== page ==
Outline of Hebrews
1. Introduction (Hebrews 1:1-2:9)
The author engages readers with a vivid depiction of Christ in glory, notes how different this is from the readers’ ordinary lives, then points to the story of Jesus is the Messiah whose life, death, and resurrection are God’s saving act for humanity More, who moved through suffering into glory.
A. Introductory Description of the Exalted Christ (Hebrews 1:1-2:4)
The book begins with a vivid depiction of the Son of God enthroned in heaven, worshiped by the company of angels.
B. The Theme (Hebrews 2:5-9)
God promised people glory and honor, yet daily life often seems far from the The kingdom (reign) of God is a central theme of Jesus’ teaching and parables. According to Jesus this reign of God is a present reality and at the same time is yet to come. When Christians pray the Lord’s Prayer, they ask that God’s kingdom… More. Readers must therefore find hope by looking to Jesus, who suffered on earth but was brought to glory in heaven.
2. Journey into God’s Sabbath is a weekly day of rest, the seventh day, observed on Saturday in Judaism and on Sunday in Christianity. In the book of Genesis, God rested on the seventh day; in the Gospel accounts Jesus and his disciples are criticized by some for not… More (Hebrews 2:10-6:20)
As followers of Jesus the pioneer, readers are taken on a journey like that of Israel through the wilderness, looking ahead to rest in the presence of God, before being reminded of God’s faithfulness.
A. Jesus the Pioneer of Salvation can mean saved from something (deliverance) or for something (redemption). Paul preached that salvation comes through the death of Christ on the cross which redeemed sinners from death and for a grace-filled life. More (Hebrews 2:9-18)
Jesus suffered in order to make a way to glory for others, to whom he is a brother, savior, and merciful The high priest was the most powerful priest in the temple in Jerusalem. The high priest Caiaphas held the office during the trial of Jesus. Later, in the New Testament book of Hebrews, the role of merciful high priest is ascribed to the resurrected Jesus. More.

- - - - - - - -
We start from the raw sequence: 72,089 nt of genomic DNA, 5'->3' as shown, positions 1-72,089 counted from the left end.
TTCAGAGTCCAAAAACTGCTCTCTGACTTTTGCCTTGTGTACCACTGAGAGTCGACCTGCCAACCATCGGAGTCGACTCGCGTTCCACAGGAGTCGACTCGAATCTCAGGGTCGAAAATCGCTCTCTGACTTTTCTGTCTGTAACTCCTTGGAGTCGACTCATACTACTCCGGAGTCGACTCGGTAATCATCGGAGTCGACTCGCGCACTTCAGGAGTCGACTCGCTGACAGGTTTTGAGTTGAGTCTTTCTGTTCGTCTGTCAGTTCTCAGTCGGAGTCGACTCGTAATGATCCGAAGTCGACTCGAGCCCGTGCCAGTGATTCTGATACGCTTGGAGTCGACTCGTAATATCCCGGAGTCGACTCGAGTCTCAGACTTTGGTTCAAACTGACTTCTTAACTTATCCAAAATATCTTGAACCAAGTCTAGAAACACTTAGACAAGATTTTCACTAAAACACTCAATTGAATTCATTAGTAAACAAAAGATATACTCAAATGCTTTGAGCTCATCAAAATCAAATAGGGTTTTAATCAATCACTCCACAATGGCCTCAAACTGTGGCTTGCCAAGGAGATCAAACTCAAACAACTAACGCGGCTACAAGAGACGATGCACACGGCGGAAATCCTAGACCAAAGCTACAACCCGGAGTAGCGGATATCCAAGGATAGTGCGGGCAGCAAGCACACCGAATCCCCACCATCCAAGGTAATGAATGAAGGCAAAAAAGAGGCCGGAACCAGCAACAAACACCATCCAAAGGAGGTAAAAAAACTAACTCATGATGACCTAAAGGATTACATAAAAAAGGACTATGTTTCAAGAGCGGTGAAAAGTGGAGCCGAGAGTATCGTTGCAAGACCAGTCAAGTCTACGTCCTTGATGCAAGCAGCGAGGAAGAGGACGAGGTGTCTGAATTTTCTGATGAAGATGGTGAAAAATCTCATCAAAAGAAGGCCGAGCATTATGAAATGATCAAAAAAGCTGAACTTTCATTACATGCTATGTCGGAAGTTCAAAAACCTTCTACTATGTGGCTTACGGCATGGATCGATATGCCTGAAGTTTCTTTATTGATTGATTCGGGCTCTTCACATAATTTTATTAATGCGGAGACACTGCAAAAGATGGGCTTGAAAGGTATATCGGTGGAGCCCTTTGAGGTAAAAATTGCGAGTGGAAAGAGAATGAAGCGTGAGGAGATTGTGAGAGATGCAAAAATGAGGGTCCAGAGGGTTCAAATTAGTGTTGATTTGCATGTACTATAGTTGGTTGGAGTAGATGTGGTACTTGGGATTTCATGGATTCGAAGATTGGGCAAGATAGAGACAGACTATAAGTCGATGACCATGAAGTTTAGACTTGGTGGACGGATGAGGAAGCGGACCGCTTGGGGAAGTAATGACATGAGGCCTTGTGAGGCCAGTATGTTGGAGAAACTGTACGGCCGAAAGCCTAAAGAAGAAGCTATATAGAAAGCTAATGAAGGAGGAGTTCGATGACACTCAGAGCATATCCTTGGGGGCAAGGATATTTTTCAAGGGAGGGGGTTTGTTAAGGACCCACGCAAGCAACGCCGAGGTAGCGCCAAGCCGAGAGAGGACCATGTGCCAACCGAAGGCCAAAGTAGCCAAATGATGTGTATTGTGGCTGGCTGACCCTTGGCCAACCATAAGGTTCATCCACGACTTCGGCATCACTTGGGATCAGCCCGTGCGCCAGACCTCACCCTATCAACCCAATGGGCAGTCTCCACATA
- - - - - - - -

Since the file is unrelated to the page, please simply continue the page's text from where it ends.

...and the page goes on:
B. The Faithfulness of Jesus and Prophet who led Israel out of Egypt to the Promised Land and received the law at Sinai More (Hebrews 3:1-6)
Moses was faithful as a servant of God, and Jesus is faithful as God’s Son, offering encouragement to all who belong to God’s A household is a living unit comprised of all the persons who live in one house. A household would embrace all the members of a family, including servants and slaves. In the book of Acts, stories are told of various persons and their households, like… More.
C. The Promise of Rest (Hebrews 3:7-4:13)
People of Moses’ time were promised rest in the land of Canaan, but they did not trust the promise and perished in the wilderness. This gives readers incentive not to follow the example of the people of Moses and to trust that God will truly bring them to eternal rest.
D. Jesus as Compassionate High A priest is a person who has the authority to perform religious rites. In New Testament times priests were responsible for daily offerings and sacrifices in the temple. More (Hebrews 4:14-5:10)
A high priest like Moses’ brother and spokesman, and Israel’s first high priest. More had to show compassion for weak human beings, offering sacrifices on their behalf, and Jesus the high priest shows extraordinary compassion by undergoing severe testing and sacrificing himself.
E. Exhortation to Persevere (Hebrews 5:11-6:20)
The author warns readers about the danger of giving up on the message they received, while encouraging them to persevere in the confidence that they will receive the salvation God has promised.
3. Journey into the Heavenly A sanctuary is the consecrated area around the altar of a church or temple. It also means a place of safety where one can flee for protection. In the Old Testament, especially in the Psalms, God is referred to as a sanctuary, a refuge from… More (Hebrews 7:1-10:39)
Christ is the high priest, whose death makes full atonement for sin and inaugurates the Because Israel had broken the old covenant, the prophet Jeremiah declared that God would establish a new covenant, one that would be written on the heart. The New Testament is often referred to as the New Covenant because Jesus came to fulfill the law and… More, making it possible for people to enter God’s heavenly sanctuary.
A. Jesus as High Priest after the Order of The priest-king of Salem encountered by Abraham More (Hebrews 7:1-28)